In previous papers a method was described by means of which areas of high and low electrical skin resistance can be quickly and accurately defined on all parts of the body.1 This method was first applied to the delineation of areas of skin denervated by sympathectomy. These areas did not sweat and had a very high electrical resistance. A sharp line, usually less than 1/8 inch in width, separated the normal areas of low skin resistance from the affected areas of high resistance. Removal of the sympathetic ganglions at any given spinal level produced definite skin resistance patterns which closely conformed to the corresponding sensory dermatomes. This method made it possible to determine exactly the area affected by sympathectomy and the presence of regeneration of the sympathetic nerves.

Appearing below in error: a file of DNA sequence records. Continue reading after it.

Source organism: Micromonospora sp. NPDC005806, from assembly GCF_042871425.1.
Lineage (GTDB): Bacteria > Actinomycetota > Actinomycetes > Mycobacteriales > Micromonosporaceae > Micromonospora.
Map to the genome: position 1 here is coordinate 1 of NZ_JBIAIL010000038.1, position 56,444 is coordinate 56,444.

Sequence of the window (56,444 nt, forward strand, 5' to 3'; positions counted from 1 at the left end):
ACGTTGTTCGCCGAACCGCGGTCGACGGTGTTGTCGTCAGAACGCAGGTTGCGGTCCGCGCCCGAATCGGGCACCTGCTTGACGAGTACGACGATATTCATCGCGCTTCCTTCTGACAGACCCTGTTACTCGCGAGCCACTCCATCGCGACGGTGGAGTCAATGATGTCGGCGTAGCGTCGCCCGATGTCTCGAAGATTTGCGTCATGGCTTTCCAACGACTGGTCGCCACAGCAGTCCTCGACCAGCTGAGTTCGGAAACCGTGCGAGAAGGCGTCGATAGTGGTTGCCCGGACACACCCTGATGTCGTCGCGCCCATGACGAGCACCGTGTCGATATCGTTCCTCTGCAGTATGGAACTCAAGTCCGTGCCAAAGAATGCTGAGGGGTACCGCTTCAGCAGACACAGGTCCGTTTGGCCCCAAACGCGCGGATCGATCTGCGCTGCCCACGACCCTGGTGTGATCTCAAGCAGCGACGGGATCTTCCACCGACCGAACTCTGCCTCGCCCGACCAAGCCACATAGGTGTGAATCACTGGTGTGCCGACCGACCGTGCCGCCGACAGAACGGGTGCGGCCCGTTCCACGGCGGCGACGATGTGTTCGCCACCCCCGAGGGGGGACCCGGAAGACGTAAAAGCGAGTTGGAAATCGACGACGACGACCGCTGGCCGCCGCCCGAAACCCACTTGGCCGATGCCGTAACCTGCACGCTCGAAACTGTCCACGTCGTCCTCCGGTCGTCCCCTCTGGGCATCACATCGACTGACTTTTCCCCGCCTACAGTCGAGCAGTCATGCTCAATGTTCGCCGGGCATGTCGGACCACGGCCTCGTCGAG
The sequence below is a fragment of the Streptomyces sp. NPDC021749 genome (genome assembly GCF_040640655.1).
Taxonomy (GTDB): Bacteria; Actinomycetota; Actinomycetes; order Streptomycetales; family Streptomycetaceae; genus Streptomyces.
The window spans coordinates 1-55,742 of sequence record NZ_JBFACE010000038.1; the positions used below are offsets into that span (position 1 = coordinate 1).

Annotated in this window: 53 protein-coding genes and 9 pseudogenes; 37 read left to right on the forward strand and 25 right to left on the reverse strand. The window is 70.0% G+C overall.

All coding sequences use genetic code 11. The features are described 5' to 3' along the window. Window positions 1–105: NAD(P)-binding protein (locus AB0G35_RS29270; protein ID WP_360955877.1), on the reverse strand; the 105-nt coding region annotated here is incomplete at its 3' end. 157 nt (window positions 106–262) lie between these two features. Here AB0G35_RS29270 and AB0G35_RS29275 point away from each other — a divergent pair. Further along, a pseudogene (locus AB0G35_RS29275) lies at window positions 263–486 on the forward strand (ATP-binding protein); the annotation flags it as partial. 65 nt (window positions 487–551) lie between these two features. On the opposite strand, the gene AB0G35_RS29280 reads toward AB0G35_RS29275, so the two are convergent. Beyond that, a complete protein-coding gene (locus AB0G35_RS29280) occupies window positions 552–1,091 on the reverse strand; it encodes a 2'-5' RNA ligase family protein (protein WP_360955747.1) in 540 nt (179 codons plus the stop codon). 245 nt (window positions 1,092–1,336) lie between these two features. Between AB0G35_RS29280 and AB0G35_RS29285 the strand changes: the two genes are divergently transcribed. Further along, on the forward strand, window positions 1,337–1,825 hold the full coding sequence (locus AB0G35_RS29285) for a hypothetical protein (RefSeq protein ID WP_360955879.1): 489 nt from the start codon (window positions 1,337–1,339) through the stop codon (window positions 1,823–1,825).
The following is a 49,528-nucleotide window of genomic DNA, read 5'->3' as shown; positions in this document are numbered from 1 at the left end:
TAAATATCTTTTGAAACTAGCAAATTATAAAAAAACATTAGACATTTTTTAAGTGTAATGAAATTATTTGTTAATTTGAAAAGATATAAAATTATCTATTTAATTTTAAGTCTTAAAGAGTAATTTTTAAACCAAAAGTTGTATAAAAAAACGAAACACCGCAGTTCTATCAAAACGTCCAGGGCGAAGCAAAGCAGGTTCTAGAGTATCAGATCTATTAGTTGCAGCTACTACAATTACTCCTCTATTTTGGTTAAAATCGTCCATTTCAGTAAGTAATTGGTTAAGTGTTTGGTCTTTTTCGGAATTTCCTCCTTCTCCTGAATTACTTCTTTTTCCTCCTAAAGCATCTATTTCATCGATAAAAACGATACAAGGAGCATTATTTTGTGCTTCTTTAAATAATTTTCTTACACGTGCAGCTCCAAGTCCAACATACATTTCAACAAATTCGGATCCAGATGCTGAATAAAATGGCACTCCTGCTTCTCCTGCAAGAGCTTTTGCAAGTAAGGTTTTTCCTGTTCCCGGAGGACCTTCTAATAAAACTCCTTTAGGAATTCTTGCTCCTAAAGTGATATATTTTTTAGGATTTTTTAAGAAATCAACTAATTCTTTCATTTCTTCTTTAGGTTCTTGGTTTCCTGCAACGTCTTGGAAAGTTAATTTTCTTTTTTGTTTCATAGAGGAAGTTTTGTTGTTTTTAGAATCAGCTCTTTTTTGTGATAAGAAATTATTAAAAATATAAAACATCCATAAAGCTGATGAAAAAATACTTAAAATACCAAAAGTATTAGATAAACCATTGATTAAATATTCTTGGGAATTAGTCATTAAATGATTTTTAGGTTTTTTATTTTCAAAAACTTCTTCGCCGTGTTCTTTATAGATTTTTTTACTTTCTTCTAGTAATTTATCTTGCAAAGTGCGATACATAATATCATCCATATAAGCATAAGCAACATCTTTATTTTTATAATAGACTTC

In a later study with this method, well circumscribed areas of low electrical skin resistance were found in normal individuals at
RICHTER CP, KATZ DT. PERIPHERAL NERVE INJURIES DETERMINED BY THE ELECTRICAL SKIN RESISTANCE METHOD. JAMA. 1943;122(10):648–651. doi:10.1001/jama.1943.02840270006002
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